There has been much written about CoreOS support for Docker. Red Hat is one of the leading contributors of Docker code. However, there is another major Linux distro that has added extensive support for Docker as well. Suse Linux supports Docker with some new features in its Suse Linux Enterprise Server 12.
YaST is “the installation and configuration tool for openSUSE and the SUSE Linux Enterprise distributions. It is popular for its easy use and attractive graphical interface and the capability to customize your system quickly during and after the installation. YaST actually stands for Yet another Setup Tool.” Specific to Docker it gives you a simple view of the available Docker images and running containers as well as easy control of running containers.
Portus is an on premise Docker registry. It is an alternative to using Docker Hub. According to Suse, Docker Hub has a few disadvantages versus an on premise registry. The disadvantages of using Docker Hub as your registry are:
- Hub and registry maintained by Docker Inc.
- Using Hub’s Public registry: convenient but no confidence in security, stability, control
- Using Docker Hub’s Private registry: paid service yet lack of control over the data you submit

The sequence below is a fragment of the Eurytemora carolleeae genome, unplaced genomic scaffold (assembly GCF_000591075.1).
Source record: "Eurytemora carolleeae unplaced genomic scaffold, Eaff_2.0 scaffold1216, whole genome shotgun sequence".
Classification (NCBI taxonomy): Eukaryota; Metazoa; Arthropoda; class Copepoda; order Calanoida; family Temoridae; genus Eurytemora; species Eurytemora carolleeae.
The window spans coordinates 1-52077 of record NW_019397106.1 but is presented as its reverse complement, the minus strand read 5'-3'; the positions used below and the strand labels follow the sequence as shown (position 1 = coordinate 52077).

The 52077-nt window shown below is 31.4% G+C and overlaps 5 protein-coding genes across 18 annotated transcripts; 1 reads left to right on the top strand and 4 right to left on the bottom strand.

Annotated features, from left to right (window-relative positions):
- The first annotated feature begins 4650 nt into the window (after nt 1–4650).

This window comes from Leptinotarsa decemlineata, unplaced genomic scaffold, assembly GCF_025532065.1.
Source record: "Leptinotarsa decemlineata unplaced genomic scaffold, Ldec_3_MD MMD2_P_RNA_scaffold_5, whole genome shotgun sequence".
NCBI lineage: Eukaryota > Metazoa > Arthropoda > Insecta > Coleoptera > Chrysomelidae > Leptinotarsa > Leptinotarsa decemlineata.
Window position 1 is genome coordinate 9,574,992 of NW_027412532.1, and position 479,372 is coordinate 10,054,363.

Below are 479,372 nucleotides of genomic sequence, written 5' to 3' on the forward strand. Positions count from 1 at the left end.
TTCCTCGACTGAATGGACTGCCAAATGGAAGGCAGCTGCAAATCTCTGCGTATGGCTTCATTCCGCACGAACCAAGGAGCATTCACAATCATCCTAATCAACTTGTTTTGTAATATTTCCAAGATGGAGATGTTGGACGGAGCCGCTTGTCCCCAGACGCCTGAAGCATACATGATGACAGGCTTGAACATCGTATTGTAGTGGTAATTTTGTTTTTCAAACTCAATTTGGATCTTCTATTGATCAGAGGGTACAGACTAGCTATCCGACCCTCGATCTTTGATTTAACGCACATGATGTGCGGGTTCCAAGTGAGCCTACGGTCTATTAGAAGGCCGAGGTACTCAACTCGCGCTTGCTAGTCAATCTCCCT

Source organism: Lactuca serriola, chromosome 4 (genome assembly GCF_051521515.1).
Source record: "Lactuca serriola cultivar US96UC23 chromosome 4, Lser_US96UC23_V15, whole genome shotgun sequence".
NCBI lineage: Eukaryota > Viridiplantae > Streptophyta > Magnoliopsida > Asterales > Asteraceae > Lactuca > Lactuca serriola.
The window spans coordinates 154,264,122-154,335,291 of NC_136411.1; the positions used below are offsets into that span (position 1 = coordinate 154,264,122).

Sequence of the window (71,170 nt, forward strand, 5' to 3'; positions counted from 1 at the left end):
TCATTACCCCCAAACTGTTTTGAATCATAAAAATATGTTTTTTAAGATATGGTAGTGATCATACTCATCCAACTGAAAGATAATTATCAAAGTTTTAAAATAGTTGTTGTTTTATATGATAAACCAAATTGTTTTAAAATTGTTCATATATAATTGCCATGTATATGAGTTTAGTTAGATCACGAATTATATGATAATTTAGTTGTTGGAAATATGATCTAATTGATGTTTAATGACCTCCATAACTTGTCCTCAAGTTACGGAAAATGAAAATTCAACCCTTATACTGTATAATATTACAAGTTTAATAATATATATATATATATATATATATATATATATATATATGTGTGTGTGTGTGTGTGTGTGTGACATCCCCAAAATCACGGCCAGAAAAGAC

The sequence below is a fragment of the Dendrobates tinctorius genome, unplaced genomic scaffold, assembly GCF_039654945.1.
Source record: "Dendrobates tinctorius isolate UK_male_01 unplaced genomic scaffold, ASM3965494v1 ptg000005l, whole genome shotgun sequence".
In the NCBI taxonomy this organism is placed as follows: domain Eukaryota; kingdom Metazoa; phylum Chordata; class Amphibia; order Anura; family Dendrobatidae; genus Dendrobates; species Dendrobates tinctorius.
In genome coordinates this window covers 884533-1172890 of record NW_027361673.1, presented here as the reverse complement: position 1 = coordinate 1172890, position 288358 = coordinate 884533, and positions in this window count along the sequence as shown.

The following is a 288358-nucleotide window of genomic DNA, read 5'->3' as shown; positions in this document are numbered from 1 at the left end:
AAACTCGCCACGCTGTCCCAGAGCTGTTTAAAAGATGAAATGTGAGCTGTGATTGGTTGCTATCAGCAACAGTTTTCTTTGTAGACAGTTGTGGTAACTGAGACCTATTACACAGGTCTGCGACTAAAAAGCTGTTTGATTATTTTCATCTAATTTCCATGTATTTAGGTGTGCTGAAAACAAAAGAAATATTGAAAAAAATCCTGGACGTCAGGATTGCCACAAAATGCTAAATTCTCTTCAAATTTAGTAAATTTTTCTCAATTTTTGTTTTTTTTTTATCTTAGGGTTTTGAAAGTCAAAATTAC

On the other hand using a private on premises registry offers you more privacy and confidentiality. Portus is your on premise private registry. Unlike YaST which is Suse specific Portus is available via Git. Portus features a full GUI, authentication and search function.
In addition to the above Suse support of Docker also includes sle2docker, KIWI. Sledocker is a pre-built image activation utility and KIWI is a Golden Image building tool.
Here is a diagram of the evolution of Docker support in Suse:
I had a chance to speak with George Shi from the Suse product marketing team. They are committed to increasing and enhancing their support for Docker in particular and containers in general in future releases. They are carefully watching and observing recent developments like the Cloud Native Computing Foundation to see if Suse should be involved in these industry wide initiatives. Suse is committed to not being left behind other Linux distros in support of containers. With Xen and KVM support already included, they feel like they offer best in class virtualization options in Suse Linux Enterprise Server.